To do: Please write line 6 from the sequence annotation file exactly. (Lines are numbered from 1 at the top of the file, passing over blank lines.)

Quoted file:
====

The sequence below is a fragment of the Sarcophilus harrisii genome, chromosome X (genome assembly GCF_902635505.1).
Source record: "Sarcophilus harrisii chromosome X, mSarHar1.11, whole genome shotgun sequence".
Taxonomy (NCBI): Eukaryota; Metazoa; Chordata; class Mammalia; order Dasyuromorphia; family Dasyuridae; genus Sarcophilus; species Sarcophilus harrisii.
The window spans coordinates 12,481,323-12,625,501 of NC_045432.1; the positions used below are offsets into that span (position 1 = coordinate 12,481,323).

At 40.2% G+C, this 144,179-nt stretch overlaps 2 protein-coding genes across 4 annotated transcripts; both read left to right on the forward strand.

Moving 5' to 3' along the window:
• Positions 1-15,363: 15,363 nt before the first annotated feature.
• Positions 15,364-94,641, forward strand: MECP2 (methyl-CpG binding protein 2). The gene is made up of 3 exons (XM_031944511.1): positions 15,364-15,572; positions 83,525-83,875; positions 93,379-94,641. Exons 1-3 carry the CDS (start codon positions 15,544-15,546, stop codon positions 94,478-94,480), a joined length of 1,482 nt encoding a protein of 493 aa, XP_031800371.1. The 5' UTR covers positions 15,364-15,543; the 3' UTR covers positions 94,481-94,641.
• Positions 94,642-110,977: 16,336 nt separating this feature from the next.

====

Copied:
Moving 5' to 3' along the window: